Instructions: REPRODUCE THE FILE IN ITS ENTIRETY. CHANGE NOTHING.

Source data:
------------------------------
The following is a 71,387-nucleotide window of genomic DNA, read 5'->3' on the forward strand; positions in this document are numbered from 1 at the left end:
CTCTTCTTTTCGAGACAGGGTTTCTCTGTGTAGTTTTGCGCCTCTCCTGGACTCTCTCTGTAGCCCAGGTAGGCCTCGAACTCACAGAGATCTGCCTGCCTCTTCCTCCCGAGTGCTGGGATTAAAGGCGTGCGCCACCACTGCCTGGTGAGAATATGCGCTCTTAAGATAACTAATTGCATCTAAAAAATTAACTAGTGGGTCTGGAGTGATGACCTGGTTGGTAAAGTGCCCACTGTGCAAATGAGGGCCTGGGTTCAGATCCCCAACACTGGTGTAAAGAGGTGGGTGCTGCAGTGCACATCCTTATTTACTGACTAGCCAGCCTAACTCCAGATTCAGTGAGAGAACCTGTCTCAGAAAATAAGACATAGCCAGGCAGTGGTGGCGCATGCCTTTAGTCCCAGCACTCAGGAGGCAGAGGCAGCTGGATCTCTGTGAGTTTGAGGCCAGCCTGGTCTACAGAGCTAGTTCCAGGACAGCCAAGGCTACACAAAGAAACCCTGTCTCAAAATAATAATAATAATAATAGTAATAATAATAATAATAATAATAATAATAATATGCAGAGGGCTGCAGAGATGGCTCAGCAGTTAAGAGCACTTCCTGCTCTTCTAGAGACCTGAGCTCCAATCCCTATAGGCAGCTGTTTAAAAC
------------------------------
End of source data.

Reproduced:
The following is a 71,387-nucleotide window of genomic DNA, read 5'->3' on the forward strand; positions in this document are numbered from 1 at the left end:
CTCTTCTTTTCGAGACAGGGTTTCTCTGTGTAGTTTTGCGCCTCTCCTGGACTCTCTCTGTAGCCCAGGTAGGCCTCGAACTCACAGAGATCTGCCTGCCTCTTCCTCCCGAGTGCTGGGATTAAAGGCGTGCGCCACCACTGCCTGGTGAGAATATGCGCTCTTAAGATAACTAATTGCATCTAAAAAATTAACTAGTGGGTCTGGAGTGATGACCTGGTTGGTAAAGTGCCCACTGTGCAAATGAGGGCCTGGGTTCAGATCCCCAACACTGGTGTAAAGAGGTGGGTGCTGCAGTGCACATCCTTATTTACTGACTAGCCAGCCTAACTCCAGATTCAGTGAGAGAACCTGTCTCAGAAAATAAGACATAGCCAGGCAGTGGTGGCGCATGCCTTTAGTCCCAGCACTCAGGAGGCAGAGGCAGCTGGATCTCTGTGAGTTTGAGGCCAGCCTGGTCTACAGAGCTAGTTCCAGGACAGCCAAGGCTACACAAAGAAACCCTGTCTCAAAATAATAATAATAATAATAGTAATAATAATAATAATAATAATAATAATAATATGCAGAGGGCTGCAGAGATGGCTCAGCAGTTAAGAGCACTTCCTGCTCTTCTAGAGACCTGAGCTCCAATCCCTATAGGCAGCTGTTTAAAAC